Taking financial advice is going to cost you. But when it comes to making life-changing financial decisions, it might save you money in the long run.
This guide will help you understand what a financial adviser is and whether you need to use one. It'll explain the questions you should ask and, most importantly, how much it'll cost.
In this guide...
What is a financial adviser?
Throughout your life you're likely to need different financial products. A financial adviser can help you make the right decision about the best product for you.
While the advice isn't free and DIY options are available, if you're looking at getting a complex product, even the money-savvy see the value in paying for an adviser to ensure they get it right.
There are two types of financial advice you can get, independent or restricted:
Independent financial advisers (IFAs): If an adviser is 'independent' or a firm advertises that it gives 'independent advice' this means that it's able to advise and sell products from any provider right across the market. Therefore you should get the very best advice and products tailored just for you.
Restricted advisers: In contrast, and as the name suggests, if an adviser or firm is restricted it can only recommend certain products or product providers to you. The adviser should clearly be able to explain the nature of the restriction to you, but if you're not sure, ask.
If you're using an adviser, always always make sure it's an independent financial adviser.
If you're going to get professional advice, check it's from an IFA. This is best if you're starting out with financial advice, as it's often difficult to identify why restricted advisers are restricted. Some will be restricted by products they advise on (not always bad), and some by provider (often bad, as other providers may have better deals).
I've got a financial adviser and I'm not sure if they're independent, how do I find out?
It's simple. Just ask. If they have a website or any documentation they've sent to you, it should clearly state what sort of advice they are giving you.
However, if it's not clear, call them up, or next time you see them, just ask. They should be able to clearly explain whether they are independent and if they are restricted, the nature of the restriction.
Are there ever situations where I should use a restricted adviser?
The reason we suggest you always use an independent financial adviser is because unless you know the nature of the restriction, it's a lot easier to use an IFA.
However, if you've done your research and for example you know you're only looking for advice on one specific area or product, pensions for example, then a specialist pensions adviser who can search the whole of the market, but only within that area, could be the best choice.
When would I need to use an adviser?
If you're looking at complex financial products, it can pay to get advice if you're not sure or not confident doing the research yourself.
Some of the main products that financial advisers deal with are listed below. Even if you're going to use a financial adviser to get one of these, it's a good idea to buff up on what you're getting before you meet. That way you'll feel more in control of the decision-making process.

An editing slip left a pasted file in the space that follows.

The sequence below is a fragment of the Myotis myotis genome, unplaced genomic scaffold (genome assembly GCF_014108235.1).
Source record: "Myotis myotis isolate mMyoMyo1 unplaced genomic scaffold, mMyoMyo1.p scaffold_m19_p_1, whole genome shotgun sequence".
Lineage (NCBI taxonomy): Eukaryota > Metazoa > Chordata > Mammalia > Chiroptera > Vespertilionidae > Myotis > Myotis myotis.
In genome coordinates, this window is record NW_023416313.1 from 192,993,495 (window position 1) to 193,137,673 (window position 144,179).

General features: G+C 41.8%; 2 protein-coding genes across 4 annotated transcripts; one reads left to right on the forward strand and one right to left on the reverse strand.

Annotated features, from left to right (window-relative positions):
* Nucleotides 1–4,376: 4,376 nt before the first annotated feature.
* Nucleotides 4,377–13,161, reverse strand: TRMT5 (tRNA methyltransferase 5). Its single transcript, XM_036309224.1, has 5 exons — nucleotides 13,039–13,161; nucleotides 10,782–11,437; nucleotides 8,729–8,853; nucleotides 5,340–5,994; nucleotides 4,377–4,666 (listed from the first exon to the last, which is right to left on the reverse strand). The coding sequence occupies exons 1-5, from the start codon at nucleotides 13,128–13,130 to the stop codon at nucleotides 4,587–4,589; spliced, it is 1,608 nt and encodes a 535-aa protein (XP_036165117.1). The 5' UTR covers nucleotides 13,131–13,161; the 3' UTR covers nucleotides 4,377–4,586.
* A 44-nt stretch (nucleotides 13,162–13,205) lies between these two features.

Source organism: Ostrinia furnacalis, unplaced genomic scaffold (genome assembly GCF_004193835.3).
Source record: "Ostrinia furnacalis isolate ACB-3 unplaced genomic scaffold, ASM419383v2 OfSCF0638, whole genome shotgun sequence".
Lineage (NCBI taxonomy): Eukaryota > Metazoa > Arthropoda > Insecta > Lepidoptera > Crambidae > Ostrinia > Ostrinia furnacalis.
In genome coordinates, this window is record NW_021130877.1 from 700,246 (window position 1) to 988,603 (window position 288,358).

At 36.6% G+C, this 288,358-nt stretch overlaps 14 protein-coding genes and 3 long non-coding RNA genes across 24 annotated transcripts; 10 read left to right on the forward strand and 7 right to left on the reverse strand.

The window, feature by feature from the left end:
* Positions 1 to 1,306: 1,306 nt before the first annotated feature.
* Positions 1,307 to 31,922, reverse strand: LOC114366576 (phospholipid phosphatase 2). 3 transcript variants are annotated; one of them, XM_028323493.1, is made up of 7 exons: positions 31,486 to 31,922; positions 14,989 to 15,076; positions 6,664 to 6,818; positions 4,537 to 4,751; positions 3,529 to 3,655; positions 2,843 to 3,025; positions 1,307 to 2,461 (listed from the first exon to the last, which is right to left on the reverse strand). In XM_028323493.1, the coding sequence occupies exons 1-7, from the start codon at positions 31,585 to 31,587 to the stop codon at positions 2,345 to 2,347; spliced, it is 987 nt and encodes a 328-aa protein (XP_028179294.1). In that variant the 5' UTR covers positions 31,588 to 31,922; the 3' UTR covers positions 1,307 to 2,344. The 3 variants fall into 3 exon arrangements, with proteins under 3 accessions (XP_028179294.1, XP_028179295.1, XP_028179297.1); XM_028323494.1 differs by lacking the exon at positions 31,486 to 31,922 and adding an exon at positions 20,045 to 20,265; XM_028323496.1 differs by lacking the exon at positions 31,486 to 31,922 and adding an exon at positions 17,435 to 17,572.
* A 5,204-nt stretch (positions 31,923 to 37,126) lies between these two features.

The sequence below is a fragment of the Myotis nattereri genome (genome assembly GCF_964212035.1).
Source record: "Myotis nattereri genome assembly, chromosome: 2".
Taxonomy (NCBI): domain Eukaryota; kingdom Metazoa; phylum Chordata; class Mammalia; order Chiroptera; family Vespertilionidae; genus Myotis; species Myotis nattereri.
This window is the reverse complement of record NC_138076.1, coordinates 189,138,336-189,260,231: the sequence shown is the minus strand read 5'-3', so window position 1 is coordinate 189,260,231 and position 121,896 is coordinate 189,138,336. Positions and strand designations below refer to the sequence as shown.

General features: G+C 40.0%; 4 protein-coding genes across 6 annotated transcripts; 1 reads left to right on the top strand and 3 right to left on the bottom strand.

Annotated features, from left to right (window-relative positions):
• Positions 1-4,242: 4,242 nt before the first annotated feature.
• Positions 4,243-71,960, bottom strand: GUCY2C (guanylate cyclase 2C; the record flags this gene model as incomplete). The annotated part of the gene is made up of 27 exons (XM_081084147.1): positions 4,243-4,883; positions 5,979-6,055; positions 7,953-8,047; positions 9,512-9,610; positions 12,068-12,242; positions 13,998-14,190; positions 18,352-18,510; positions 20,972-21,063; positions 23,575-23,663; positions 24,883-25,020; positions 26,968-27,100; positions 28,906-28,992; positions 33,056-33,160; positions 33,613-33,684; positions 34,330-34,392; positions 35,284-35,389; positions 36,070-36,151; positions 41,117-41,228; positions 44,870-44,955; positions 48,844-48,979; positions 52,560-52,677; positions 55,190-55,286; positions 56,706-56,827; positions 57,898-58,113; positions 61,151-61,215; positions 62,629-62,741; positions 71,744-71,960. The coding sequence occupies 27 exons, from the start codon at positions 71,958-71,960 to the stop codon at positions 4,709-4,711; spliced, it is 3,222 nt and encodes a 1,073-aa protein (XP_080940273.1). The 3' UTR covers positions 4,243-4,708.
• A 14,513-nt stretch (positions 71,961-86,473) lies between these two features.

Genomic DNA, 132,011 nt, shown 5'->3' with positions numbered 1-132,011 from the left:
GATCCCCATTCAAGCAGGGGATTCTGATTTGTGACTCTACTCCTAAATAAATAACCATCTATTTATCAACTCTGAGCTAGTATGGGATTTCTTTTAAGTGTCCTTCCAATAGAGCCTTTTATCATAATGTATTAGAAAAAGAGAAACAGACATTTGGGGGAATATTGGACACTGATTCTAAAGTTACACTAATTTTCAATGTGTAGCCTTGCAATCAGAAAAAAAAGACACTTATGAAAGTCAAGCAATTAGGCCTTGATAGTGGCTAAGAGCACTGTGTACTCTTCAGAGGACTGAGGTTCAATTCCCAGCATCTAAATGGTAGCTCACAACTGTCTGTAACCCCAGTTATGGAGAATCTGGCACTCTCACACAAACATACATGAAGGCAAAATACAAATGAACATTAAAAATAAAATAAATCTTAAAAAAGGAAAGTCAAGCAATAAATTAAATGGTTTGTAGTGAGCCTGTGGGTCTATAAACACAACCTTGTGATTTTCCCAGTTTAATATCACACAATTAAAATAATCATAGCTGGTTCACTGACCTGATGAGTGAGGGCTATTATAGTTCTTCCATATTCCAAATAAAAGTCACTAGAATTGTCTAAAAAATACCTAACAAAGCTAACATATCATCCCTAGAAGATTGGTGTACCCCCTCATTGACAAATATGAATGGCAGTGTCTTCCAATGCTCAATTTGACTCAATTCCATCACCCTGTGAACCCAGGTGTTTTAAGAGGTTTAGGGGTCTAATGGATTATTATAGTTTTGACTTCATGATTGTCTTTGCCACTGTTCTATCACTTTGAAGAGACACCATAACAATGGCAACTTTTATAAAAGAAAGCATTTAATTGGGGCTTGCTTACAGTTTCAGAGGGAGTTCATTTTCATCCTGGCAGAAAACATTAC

Annuities: An annuity is a product you can trade your pension in for when you retire, in order to get a regular income for life. More on annuities.
Since the introduction of pension freedom in April 2015 (see the guide to taking your pension for more), getting an annuity when you retire is no longer the main option for people.
If you do decide you still want to take an annuity then you'll likely need an adviser. It's a big one-off financial transaction, and it's important you get it right as once you've bought an annuity you can't change your mind. Many people just opt for the annuity their pension firm offers them, meaning they could miss out on £1,000s over the course of their retirement.
Best practice is to get an adviser to search the whole market for you so you get the best annuity possible with your pension pot.
Financial or tax planning: The more money and assets you have, the more complex financial planning gets. There's a range of sometimes impenetrable products that can be useful but are also tough to understand. Here a good IFA can really prove their worth.
Investments: Choosing an investment is about assessing the risk and trying to second-guess the markets. It's important to remember advisers don't have a crystal ball; their choices for you are best guesses, not certain knowledge. More on investments.
While research helps, there's always an element of gambling when it comes to picking investments. If you go it alone, you get a head start because, if you do it right, charges are a lot lower as you don't have to pay for advice. So the IFA has to pick substantially better than you to justify the fee charged.
However, if you're planning investments for future events (eg, funding university fees - though see our guide on why you shouldn't pay uni fees upfront), it can be very complex and an adviser could be very useful. Always pick an advisers who specialise in investing.
Mortgages and equity release: Another huge financial transaction, so advice is a boon. Remember you'll get an adviser, not an instructor. So the most important thing is always to make sure you at least know the basics beforehand. Please read our free guides to First-time Buyers or Remortgaging. More on mortgages and equity release.
But unless you get an IFA who specialises in mortgages (check their qualifications), you're often better off going to a specialist mortgage broker, who can search the whole market for you.
Many mortgage brokers don't charge a fee. For more information on how to find a mortgage broker, read Cheap Mortgage Finding.
Protection insurance: Life insurance, critical illness, and income protection can all be complex products, with many exclusions. In some events, it can be done cheaply without an adviser, but those with less than straightforward family arrangements or health issues, will find help useful.